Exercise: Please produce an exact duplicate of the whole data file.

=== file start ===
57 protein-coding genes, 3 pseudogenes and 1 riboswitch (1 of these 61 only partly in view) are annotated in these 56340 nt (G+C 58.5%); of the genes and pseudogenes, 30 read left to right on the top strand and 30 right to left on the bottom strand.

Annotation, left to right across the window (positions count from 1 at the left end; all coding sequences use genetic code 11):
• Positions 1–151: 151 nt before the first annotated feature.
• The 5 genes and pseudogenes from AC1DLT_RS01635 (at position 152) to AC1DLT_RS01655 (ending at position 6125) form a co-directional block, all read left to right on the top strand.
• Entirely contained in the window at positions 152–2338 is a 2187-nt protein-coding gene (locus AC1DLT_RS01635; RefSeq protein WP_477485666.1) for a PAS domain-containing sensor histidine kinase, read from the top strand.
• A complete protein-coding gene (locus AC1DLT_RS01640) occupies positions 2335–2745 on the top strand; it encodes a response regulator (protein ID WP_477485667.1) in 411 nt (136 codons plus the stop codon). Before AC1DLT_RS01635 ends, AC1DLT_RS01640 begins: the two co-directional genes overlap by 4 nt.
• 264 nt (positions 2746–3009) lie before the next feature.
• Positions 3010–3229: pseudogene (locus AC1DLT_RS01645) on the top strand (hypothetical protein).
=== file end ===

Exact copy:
57 protein-coding genes, 3 pseudogenes and 1 riboswitch (1 of these 61 only partly in view) are annotated in these 56340 nt (G+C 58.5%); of the genes and pseudogenes, 30 read left to right on the top strand and 30 right to left on the bottom strand.

Annotation, left to right across the window (positions count from 1 at the left end; all coding sequences use genetic code 11):
• Positions 1–151: 151 nt before the first annotated feature.
• The 5 genes and pseudogenes from AC1DLT_RS01635 (at position 152) to AC1DLT_RS01655 (ending at position 6125) form a co-directional block, all read left to right on the top strand.
• Entirely contained in the window at positions 152–2338 is a 2187-nt protein-coding gene (locus AC1DLT_RS01635; RefSeq protein WP_477485666.1) for a PAS domain-containing sensor histidine kinase, read from the top strand.
• A complete protein-coding gene (locus AC1DLT_RS01640) occupies positions 2335–2745 on the top strand; it encodes a response regulator (protein ID WP_477485667.1) in 411 nt (136 codons plus the stop codon). Before AC1DLT_RS01635 ends, AC1DLT_RS01640 begins: the two co-directional genes overlap by 4 nt.
• 264 nt (positions 2746–3009) lie before the next feature.
• Positions 3010–3229: pseudogene (locus AC1DLT_RS01645) on the top strand (hypothetical protein).